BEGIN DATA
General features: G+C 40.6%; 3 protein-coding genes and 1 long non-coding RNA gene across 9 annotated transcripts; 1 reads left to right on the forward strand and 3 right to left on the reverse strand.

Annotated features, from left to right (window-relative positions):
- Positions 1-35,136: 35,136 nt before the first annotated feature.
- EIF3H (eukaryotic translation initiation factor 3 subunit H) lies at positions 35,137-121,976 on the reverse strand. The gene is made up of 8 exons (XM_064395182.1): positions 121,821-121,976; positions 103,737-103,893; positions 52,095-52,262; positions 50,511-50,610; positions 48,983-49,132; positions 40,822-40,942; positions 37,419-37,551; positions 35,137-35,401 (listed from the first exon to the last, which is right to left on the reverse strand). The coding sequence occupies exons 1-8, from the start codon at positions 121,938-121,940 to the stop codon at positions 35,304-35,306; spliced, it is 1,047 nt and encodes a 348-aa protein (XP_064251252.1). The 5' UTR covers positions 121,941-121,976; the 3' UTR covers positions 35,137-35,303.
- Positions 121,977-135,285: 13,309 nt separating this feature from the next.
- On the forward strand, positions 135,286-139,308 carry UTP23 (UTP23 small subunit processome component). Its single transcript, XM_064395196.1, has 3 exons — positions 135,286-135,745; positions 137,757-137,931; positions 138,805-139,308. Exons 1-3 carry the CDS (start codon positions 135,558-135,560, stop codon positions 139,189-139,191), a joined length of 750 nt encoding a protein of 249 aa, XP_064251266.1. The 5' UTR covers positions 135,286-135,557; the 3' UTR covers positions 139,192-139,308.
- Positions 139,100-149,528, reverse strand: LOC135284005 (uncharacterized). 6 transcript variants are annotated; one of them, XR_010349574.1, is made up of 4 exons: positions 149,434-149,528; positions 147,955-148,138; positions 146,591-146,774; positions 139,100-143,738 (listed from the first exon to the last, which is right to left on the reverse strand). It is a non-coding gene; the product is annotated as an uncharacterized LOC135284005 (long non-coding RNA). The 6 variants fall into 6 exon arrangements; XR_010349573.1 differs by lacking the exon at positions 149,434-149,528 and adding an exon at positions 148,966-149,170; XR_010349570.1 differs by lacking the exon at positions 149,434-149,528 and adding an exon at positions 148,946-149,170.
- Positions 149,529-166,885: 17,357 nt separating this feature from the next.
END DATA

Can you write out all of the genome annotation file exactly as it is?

General features: G+C 40.6%; 3 protein-coding genes and 1 long non-coding RNA gene across 9 annotated transcripts; 1 reads left to right on the forward strand and 3 right to left on the reverse strand.

Annotated features, from left to right (window-relative positions):
- Positions 1-35,136: 35,136 nt before the first annotated feature.
- EIF3H (eukaryotic translation initiation factor 3 subunit H) lies at positions 35,137-121,976 on the reverse strand. The gene is made up of 8 exons (XM_064395182.1): positions 121,821-121,976; positions 103,737-103,893; positions 52,095-52,262; positions 50,511-50,610; positions 48,983-49,132; positions 40,822-40,942; positions 37,419-37,551; positions 35,137-35,401 (listed from the first exon to the last, which is right to left on the reverse strand). The coding sequence occupies exons 1-8, from the start codon at positions 121,938-121,940 to the stop codon at positions 35,304-35,306; spliced, it is 1,047 nt and encodes a 348-aa protein (XP_064251252.1). The 5' UTR covers positions 121,941-121,976; the 3' UTR covers positions 35,137-35,303.
- Positions 121,977-135,285: 13,309 nt separating this feature from the next.
- On the forward strand, positions 135,286-139,308 carry UTP23 (UTP23 small subunit processome component). Its single transcript, XM_064395196.1, has 3 exons — positions 135,286-135,745; positions 137,757-137,931; positions 138,805-139,308. Exons 1-3 carry the CDS (start codon positions 135,558-135,560, stop codon positions 139,189-139,191), a joined length of 750 nt encoding a protein of 249 aa, XP_064251266.1. The 5' UTR covers positions 135,286-135,557; the 3' UTR covers positions 139,192-139,308.
- Positions 139,100-149,528, reverse strand: LOC135284005 (uncharacterized). 6 transcript variants are annotated; one of them, XR_010349574.1, is made up of 4 exons: positions 149,434-149,528; positions 147,955-148,138; positions 146,591-146,774; positions 139,100-143,738 (listed from the first exon to the last, which is right to left on the reverse strand). It is a non-coding gene; the product is annotated as an uncharacterized LOC135284005 (long non-coding RNA). The 6 variants fall into 6 exon arrangements; XR_010349573.1 differs by lacking the exon at positions 149,434-149,528 and adding an exon at positions 148,966-149,170; XR_010349570.1 differs by lacking the exon at positions 149,434-149,528 and adding an exon at positions 148,946-149,170.
- Positions 149,529-166,885: 17,357 nt separating this feature from the next.